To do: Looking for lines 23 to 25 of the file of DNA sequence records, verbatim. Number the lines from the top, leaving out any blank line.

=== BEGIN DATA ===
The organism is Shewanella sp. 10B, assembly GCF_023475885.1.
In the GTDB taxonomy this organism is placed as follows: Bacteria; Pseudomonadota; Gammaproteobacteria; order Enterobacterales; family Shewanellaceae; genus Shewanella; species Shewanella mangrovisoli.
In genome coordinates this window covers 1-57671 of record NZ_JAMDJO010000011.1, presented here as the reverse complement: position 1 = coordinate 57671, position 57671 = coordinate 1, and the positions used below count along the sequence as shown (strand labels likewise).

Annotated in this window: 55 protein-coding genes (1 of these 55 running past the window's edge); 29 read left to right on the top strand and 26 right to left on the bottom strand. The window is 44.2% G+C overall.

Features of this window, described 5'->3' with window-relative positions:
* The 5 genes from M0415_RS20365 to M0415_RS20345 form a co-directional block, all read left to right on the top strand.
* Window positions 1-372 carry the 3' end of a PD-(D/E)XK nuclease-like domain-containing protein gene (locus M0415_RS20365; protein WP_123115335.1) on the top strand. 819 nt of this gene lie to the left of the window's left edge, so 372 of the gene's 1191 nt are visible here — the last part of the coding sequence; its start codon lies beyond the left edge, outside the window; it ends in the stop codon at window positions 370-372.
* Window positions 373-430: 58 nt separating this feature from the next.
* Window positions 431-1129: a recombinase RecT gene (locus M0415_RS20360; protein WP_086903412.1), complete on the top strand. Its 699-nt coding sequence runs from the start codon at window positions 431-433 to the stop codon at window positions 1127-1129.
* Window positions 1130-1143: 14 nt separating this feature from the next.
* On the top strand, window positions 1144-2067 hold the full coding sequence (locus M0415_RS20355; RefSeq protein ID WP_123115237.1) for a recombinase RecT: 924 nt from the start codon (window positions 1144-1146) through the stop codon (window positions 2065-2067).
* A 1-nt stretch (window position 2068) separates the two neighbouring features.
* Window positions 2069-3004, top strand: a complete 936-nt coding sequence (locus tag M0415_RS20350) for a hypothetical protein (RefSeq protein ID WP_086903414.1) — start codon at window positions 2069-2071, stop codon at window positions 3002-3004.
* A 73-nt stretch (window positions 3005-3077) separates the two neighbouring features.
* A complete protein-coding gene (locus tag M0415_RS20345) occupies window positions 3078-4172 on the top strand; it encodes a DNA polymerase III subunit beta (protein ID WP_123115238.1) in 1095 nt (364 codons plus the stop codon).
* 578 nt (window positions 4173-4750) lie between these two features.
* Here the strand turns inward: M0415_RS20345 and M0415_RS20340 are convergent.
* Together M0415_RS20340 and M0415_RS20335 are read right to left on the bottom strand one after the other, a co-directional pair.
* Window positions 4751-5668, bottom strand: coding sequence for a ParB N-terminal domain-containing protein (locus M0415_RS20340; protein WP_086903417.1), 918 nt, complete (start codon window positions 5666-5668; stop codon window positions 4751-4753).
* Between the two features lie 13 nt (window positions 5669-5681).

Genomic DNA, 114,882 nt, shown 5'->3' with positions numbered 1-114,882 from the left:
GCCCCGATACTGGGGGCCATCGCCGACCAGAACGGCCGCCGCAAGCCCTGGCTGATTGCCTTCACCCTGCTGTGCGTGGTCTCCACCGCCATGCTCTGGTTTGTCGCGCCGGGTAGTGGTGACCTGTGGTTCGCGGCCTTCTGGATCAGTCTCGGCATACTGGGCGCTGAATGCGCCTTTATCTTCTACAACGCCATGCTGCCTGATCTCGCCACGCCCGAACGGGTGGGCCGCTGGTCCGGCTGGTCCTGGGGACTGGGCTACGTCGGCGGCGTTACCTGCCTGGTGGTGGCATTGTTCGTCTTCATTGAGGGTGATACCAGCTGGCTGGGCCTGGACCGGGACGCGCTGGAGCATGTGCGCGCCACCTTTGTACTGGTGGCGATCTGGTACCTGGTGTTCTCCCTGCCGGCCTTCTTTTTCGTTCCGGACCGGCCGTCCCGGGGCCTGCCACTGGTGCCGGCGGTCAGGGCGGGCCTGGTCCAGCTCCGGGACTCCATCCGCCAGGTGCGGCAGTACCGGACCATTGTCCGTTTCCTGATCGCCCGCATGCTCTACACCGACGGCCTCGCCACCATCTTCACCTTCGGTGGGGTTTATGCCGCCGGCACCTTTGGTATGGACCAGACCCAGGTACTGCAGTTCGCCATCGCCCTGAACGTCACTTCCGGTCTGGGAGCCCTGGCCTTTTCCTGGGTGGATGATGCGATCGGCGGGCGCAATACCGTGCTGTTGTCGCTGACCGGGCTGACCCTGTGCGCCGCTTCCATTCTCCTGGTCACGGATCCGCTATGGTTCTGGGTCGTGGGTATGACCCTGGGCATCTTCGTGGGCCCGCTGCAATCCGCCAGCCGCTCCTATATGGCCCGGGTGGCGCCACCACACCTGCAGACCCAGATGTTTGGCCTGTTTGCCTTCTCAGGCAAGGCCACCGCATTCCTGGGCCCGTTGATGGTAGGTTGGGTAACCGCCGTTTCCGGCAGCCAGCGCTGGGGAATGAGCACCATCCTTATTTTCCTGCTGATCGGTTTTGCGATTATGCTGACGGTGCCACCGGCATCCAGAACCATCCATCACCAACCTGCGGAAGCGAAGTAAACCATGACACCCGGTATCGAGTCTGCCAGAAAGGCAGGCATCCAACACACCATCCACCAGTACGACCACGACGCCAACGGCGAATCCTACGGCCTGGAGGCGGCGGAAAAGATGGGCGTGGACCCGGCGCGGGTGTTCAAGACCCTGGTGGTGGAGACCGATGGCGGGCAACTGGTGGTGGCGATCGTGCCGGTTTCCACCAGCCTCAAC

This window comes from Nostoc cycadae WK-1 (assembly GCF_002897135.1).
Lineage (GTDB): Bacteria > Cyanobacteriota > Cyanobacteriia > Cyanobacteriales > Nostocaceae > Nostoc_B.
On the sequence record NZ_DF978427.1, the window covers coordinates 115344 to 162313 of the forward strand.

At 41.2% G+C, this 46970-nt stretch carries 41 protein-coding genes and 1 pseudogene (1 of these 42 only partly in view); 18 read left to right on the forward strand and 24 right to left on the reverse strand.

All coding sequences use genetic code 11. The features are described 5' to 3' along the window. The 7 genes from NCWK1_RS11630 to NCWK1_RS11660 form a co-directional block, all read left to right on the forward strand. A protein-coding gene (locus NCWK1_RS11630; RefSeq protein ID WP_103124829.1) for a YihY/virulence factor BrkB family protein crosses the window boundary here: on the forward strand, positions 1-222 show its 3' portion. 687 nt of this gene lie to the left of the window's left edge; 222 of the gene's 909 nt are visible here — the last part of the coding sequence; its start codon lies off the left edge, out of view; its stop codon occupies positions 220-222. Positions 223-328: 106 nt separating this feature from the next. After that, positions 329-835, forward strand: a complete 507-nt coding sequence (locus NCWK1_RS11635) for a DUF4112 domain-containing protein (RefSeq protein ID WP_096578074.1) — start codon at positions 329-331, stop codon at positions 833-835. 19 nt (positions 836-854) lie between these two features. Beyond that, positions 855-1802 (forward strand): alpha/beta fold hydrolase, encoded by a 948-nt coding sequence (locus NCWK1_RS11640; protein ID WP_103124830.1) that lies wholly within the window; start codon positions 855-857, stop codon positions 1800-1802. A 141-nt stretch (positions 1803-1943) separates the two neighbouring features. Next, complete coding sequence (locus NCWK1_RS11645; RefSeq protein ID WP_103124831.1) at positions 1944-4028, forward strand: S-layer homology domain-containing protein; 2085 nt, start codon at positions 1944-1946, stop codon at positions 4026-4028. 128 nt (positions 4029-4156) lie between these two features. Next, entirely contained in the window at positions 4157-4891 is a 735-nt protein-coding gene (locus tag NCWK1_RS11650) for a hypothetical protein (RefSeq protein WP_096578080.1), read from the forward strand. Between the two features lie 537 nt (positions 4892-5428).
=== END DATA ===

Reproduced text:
This window comes from Nostoc cycadae WK-1 (assembly GCF_002897135.1).
Lineage (GTDB): Bacteria > Cyanobacteriota > Cyanobacteriia > Cyanobacteriales > Nostocaceae > Nostoc_B.
On the sequence record NZ_DF978427.1, the window covers coordinates 115344 to 162313 of the forward strand.